One of these seems to pop up more frequently than you might expect, but the New York Sun alerts us that a complete Messiaen organ series is in the offing here over the next months, played by Gail Archer.
Sunday [January 13], 4 p.m. (Church of the Heavenly Rest, 2 E. 90th St. at Fifth Avenue, 212-289-3400).

February 3, 4 p.m. (First Presbyterian Church, 12 W. 12th St. at Fifth Avenue, 212-675-6150).

February 24, 4 p.m. (Rutgers Presbyterian Church, 236 W. 73rd St. at Broadway, 212-877-8227).

March 8, 8 p.m. (St. Paul's Chapel, Columbia University, 117th St. at Amsterdam Avenue, 212-854-0480).

April 20, 3 p.m. (Church of St. Vincent Ferrer, 869 Lexington Ave. at 66th Street, 212-744-2080).

May 29, 8 p.m. (Saint Patrick's Cathedral, 460 Madison Ave., between 50th and 51st streets, 212-753-2261).

One look back

Though I'm inclined to look to events particular and present, nothing opera-related in 2007 struck near as deep as the death of Luciano Pavarotti. Yet of course the event, as significant (if weirdly under-marked) as it was, released him into the date-unbound present of history: in the future it will always be some time around the 1970s for him, and the particular year he died may not be much remembered.

In fact, one might speculate, perhaps there's some child lately born whose appearance will be the true operatic event of 2007? But such a thing, of course, was not in my experience of the year.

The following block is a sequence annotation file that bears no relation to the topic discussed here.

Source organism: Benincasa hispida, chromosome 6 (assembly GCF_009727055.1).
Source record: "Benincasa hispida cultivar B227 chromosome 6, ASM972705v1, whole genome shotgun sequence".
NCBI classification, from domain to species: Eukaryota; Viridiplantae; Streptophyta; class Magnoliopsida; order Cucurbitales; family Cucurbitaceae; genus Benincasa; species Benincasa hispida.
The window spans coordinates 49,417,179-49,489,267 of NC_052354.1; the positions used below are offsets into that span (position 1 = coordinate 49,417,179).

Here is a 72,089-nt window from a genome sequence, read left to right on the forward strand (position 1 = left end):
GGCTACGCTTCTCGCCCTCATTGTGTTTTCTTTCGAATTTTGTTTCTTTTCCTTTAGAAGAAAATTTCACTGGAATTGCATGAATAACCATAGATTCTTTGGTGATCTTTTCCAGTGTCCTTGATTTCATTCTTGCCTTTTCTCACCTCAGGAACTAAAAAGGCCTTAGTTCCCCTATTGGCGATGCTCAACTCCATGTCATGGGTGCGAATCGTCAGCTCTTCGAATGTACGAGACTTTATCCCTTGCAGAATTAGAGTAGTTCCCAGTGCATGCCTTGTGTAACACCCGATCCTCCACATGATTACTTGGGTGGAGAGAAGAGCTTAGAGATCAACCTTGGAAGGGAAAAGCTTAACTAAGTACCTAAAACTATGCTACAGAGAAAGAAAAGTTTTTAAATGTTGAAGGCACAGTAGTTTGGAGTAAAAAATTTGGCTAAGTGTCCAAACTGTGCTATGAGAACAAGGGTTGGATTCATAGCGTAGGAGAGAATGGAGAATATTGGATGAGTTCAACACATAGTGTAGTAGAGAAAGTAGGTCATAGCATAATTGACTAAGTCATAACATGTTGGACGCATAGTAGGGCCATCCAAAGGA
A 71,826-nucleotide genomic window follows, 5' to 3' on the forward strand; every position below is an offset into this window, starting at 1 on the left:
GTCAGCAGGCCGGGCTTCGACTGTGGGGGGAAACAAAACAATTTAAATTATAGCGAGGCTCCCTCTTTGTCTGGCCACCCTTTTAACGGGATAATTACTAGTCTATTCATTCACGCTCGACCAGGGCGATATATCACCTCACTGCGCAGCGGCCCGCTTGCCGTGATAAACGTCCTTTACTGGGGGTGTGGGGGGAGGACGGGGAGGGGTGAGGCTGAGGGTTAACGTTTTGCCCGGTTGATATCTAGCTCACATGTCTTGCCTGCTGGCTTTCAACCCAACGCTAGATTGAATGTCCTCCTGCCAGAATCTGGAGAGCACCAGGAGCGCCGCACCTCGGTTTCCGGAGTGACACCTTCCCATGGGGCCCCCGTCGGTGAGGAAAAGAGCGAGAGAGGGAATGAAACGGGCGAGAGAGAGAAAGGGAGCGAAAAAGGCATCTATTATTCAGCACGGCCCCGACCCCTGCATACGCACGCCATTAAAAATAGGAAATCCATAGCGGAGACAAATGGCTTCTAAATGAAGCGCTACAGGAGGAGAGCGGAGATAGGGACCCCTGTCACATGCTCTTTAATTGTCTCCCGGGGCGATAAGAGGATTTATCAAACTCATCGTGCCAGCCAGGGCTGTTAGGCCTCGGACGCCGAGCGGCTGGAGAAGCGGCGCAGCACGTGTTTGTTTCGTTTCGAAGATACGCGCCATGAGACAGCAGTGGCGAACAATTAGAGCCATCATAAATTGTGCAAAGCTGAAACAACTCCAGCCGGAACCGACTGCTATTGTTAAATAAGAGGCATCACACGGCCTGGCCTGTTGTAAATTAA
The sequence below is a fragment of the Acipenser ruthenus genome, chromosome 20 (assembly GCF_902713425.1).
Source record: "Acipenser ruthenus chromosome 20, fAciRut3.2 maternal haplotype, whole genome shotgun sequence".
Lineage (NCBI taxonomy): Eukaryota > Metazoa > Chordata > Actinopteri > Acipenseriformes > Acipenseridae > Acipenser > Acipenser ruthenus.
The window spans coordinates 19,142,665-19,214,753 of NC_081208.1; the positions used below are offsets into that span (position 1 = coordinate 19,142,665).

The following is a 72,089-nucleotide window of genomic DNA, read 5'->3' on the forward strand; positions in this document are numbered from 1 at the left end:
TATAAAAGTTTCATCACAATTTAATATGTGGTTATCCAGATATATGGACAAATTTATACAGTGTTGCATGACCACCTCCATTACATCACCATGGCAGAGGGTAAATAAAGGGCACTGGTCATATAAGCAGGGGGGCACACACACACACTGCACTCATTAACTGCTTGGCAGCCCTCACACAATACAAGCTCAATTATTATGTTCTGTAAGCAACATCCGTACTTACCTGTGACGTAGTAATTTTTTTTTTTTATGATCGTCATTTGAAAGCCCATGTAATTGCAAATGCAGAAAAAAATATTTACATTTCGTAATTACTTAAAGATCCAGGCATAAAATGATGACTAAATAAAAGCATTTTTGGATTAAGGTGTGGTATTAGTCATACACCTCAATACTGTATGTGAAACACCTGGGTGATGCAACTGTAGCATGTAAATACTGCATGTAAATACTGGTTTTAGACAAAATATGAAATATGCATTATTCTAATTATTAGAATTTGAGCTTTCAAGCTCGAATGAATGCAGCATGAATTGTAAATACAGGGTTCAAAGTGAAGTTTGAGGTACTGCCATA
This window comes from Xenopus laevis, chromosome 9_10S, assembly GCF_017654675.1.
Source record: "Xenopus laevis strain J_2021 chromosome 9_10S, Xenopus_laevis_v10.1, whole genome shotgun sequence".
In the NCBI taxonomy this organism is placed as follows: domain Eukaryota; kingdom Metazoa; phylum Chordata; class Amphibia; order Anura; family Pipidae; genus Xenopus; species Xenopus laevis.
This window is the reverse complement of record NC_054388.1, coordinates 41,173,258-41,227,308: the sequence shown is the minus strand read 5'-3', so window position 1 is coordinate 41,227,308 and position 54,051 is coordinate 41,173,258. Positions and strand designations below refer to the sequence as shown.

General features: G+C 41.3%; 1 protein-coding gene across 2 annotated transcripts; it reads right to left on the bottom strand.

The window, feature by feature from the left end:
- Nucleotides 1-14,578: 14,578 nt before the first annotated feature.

To be honest, the most memorable Met performance I saw may have been at Carnegie Hall, when violinist Christian Tetzlaff gave a most Beethovenian performance of Beethoven's concerto. (Whether or not it's evident, I loved "classical" concert music long before I loved opera.)

In the house? 2007 was the year I realized how great an opera Jenůfa (well, "Její pastorkyň" if you like) is. I'd seen and heard it before, of course, and in some excellent renditions, but it was not until everything went right for Jiri Bělohlávek and his superlative cast that I discovered that it is not just a very good less-performed opera but one of the cultural landmarks of the last century: not just dramatic and terrible but ultimately triumphant, and throughout as indomitably alive and varicolored as its ever-present river. Many other works have seemed weak echoes of Janacek's masterpiece since. (Oddly enough, about a week after the last of these Met Jenufas I saw Cilea's L'Arlesiana, which actually does tell a similar, if gender-inverted, story... Though it ends in death, not reconciliation, and is so much the more sonically and emotionally monochromatic for it.)

2007 was also the year I was reminded how great Mozart's Figaro is, by a terrific and well-matched cast. But "remind" may not be the right word -- even mention of Figaro can remind my brain, but the joy and high spirits in these performances recalled Mozart to my limbs, heart, and blood.

Oh yes, and I saw maybe the greatest assumption of Lucia ever. But I've bracketed that in my head until March.